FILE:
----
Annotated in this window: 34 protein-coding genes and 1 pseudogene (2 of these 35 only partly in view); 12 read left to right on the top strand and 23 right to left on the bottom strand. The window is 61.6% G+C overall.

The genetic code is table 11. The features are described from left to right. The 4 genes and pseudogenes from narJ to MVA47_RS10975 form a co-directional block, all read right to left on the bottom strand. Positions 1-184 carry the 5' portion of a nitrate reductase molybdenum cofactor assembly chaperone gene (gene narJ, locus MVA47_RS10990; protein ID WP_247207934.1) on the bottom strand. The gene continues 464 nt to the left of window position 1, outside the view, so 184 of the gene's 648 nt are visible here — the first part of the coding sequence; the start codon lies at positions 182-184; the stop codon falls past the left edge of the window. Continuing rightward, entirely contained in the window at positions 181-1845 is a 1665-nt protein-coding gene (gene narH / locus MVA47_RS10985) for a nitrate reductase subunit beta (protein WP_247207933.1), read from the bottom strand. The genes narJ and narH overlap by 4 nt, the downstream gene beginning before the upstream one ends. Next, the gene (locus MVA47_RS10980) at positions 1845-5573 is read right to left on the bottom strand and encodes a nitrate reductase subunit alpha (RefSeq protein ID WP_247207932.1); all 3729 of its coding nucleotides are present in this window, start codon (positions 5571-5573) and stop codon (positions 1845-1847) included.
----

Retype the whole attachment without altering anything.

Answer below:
Annotated in this window: 34 protein-coding genes and 1 pseudogene (2 of these 35 only partly in view); 12 read left to right on the top strand and 23 right to left on the bottom strand. The window is 61.6% G+C overall.

The genetic code is table 11. The features are described from left to right. The 4 genes and pseudogenes from narJ to MVA47_RS10975 form a co-directional block, all read right to left on the bottom strand. Positions 1-184 carry the 5' portion of a nitrate reductase molybdenum cofactor assembly chaperone gene (gene narJ, locus MVA47_RS10990; protein ID WP_247207934.1) on the bottom strand. The gene continues 464 nt to the left of window position 1, outside the view, so 184 of the gene's 648 nt are visible here — the first part of the coding sequence; the start codon lies at positions 182-184; the stop codon falls past the left edge of the window. Continuing rightward, entirely contained in the window at positions 181-1845 is a 1665-nt protein-coding gene (gene narH / locus MVA47_RS10985) for a nitrate reductase subunit beta (protein WP_247207933.1), read from the bottom strand. The genes narJ and narH overlap by 4 nt, the downstream gene beginning before the upstream one ends. Next, the gene (locus MVA47_RS10980) at positions 1845-5573 is read right to left on the bottom strand and encodes a nitrate reductase subunit alpha (RefSeq protein ID WP_247207932.1); all 3729 of its coding nucleotides are present in this window, start codon (positions 5571-5573) and stop codon (positions 1845-1847) included.